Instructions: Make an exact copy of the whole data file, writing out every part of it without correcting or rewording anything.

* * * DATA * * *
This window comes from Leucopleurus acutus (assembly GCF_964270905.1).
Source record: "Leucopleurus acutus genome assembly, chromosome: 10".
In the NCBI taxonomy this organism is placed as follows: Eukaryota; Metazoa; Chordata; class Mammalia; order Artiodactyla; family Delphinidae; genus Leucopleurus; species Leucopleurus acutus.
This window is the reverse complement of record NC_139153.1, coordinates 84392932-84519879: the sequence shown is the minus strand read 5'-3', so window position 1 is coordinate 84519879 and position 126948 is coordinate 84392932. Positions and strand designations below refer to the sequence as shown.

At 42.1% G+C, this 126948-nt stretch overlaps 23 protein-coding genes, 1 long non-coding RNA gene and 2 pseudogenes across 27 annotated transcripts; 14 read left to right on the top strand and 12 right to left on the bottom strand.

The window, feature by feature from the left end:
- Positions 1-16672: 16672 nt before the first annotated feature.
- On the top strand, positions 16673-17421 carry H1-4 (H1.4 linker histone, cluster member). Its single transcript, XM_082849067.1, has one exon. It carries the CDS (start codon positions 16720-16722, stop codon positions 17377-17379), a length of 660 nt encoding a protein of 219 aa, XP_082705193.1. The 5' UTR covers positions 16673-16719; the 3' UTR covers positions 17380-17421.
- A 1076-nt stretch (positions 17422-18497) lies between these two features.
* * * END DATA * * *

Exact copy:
This window comes from Leucopleurus acutus (assembly GCF_964270905.1).
Source record: "Leucopleurus acutus genome assembly, chromosome: 10".
In the NCBI taxonomy this organism is placed as follows: Eukaryota; Metazoa; Chordata; class Mammalia; order Artiodactyla; family Delphinidae; genus Leucopleurus; species Leucopleurus acutus.
This window is the reverse complement of record NC_139153.1, coordinates 84392932-84519879: the sequence shown is the minus strand read 5'-3', so window position 1 is coordinate 84519879 and position 126948 is coordinate 84392932. Positions and strand designations below refer to the sequence as shown.

At 42.1% G+C, this 126948-nt stretch overlaps 23 protein-coding genes, 1 long non-coding RNA gene and 2 pseudogenes across 27 annotated transcripts; 14 read left to right on the top strand and 12 right to left on the bottom strand.

The window, feature by feature from the left end:
- Positions 1-16672: 16672 nt before the first annotated feature.
- On the top strand, positions 16673-17421 carry H1-4 (H1.4 linker histone, cluster member). Its single transcript, XM_082849067.1, has one exon. It carries the CDS (start codon positions 16720-16722, stop codon positions 17377-17379), a length of 660 nt encoding a protein of 219 aa, XP_082705193.1. The 5' UTR covers positions 16673-16719; the 3' UTR covers positions 17380-17421.
- A 1076-nt stretch (positions 17422-18497) lies between these two features.